Volume I, broadly speaking, surveys the military history of the conflict, showing the brutal realities of a global war among industrialised powers. It covers the military activities and tactics in the various theatres of the war (including naval and air warfare), addresses weapons systems, the rules of engagement and the laws of war. Volume II examines the war from a predominantly political angle exploring the multifaceted history of state power and highlights the ways in which the different political systems responded to, and were deformed by, the pressures of war. Every state, for example, faced issues of military-civilian relationships and the distortions caused by the growth of war economies, yet each was unique in the way these worked out. It also analyses the various armed forces including their approachesto logistical issues, combat and tactics, morale, disaffection and discipline. The economic aspects of war (such as food production and finance) are covered as well as the use and abuse of science.

Volume III explores the social and cultural history of the war and considers the role of civil society in the conflict. It sheds new light on culturally significant issues such as how families and medical authorities adapted to the challenges of war, and the shift that occurred in gender roles and behaviour, that would subsequently reshape society. It also examines the war's treatment of populations at risk, including refugees, minorities and internees, to show the full extent of the disaster of war and, with it, the continued value placed upon kindness and the generosity of spirit that persisted amidst the horror, bitterness and hatred which prevailed. It covers too, the role of religion, propaganda and the arts as well as memorials and memories. The volume concludes with a reckoning of the costs and consequences of the five-year conflict. Written by a global team of historical experts, these volumes sets new standards in our understanding of the Great War. As one might also expect from a University of Cambridge publication, presentation is exemplary. At a price of around£90.00/volume (equivalent to R4 860.00 for the set of three)this will be out of the reach of most individuals but it is hoped that a number of South African libraries will invest in it. For those in the Eastern Cape who might like to consult the work, all three volumes are in the Rhodes University Library. (940.3.CAM)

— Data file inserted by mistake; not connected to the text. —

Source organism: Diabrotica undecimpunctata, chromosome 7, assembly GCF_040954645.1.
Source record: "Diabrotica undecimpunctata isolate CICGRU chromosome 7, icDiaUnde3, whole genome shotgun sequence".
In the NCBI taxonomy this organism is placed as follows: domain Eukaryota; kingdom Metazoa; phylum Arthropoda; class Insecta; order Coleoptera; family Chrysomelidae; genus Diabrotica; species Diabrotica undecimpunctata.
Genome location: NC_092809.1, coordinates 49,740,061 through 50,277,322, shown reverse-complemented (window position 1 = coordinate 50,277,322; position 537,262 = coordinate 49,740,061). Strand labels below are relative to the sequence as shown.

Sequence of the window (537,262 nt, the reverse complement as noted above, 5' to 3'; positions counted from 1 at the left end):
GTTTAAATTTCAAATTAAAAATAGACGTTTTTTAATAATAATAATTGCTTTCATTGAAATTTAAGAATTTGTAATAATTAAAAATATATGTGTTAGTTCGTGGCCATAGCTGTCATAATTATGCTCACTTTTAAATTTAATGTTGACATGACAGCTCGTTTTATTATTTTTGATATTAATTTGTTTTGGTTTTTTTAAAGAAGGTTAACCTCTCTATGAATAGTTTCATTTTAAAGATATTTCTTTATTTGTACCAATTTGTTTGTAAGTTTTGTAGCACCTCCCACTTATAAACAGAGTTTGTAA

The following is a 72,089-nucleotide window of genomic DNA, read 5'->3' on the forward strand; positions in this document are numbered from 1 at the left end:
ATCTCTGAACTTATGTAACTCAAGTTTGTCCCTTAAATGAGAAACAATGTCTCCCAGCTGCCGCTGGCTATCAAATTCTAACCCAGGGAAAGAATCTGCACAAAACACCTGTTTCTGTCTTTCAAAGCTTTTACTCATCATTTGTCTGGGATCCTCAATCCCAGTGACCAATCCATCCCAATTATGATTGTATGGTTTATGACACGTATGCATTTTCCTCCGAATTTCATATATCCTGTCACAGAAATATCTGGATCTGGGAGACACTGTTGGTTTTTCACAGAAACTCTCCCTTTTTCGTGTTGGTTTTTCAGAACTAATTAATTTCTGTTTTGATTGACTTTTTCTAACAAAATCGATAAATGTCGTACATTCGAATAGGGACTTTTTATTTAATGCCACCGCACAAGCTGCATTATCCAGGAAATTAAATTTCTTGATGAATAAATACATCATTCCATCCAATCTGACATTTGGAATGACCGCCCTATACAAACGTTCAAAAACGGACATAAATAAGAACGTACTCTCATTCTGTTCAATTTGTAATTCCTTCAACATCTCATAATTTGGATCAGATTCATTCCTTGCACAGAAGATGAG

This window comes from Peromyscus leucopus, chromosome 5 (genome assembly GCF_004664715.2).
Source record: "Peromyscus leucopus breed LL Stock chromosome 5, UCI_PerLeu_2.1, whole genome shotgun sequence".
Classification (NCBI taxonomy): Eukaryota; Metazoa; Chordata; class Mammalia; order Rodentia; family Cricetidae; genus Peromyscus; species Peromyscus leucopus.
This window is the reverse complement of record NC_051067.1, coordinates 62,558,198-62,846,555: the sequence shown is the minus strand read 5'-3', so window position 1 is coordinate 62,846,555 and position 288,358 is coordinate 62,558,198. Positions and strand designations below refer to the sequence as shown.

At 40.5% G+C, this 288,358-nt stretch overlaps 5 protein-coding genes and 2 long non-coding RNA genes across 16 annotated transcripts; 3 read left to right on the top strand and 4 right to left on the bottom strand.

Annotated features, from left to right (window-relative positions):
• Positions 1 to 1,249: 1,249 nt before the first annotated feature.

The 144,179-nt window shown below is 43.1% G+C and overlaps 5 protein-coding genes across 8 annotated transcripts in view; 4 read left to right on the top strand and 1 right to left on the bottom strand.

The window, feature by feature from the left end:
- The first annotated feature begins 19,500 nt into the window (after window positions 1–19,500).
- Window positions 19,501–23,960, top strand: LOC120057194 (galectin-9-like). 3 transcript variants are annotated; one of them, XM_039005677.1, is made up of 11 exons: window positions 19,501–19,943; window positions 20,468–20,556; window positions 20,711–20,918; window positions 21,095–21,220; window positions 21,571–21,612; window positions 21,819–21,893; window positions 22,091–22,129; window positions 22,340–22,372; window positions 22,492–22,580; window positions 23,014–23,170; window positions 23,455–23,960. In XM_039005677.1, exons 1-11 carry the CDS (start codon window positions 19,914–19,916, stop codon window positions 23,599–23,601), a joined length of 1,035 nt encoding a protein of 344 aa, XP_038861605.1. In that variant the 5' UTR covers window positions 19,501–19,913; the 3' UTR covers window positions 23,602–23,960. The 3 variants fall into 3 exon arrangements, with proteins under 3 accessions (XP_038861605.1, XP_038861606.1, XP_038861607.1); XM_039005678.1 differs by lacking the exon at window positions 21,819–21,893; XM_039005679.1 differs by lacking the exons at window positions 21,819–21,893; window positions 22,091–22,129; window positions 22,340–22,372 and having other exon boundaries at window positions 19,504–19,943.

PI (With acknowledgments to:

Conflict in the Middle East

For those interested in the background to the current Middle East conflict, the following site, titled 40 maps that explain the Middle East by Max Fisher is both comprehensive and historically accurate.

For a German perspective on the First World War, HayleyVos of East London, and her sister have found their great grandfather’s Great War diary written while on active service. They are publishing each day of his diary 100 years to the day, at the following link:

Members are invited to send in to the scribes, short reviews of, or comments on, books, DVDs or any other interesting resources they have come across, as well as news on individual member’s activities. In this Newsletter, there have been contributions and suggestions by Fred Nel, Richard Tomlinson, Malcolm Kinghorn, Barry Irwin, Ian Pringle, Michael Irwin, Peter Duffel-Canham, Dennis Hibberd, Yoland Irwin and Ted Botha.

Chairman:Malcolm Kinghorn:
Secretary: Richard Keyter:
Scribes (Newsletter): Anne and Pat Irwin:
Society’s Web address:  

"As I write, highly civilised human beings are flying overhead trying to kill me. They do not feel any enmity against me as an individual, nor I against them. They are only doing their duty, as the saying goes. Most of them, I have no doubt, are kind-hearted, law-abiding men who would never dream of committing murder in private life. On the other hand, if one of them succeeds in blowing me to pieces with a well-placed bomb, he will never sleep any worse for it. He is serving his counrty, which has the power to absolve him from evil." - George Orwell

South African Military History Society /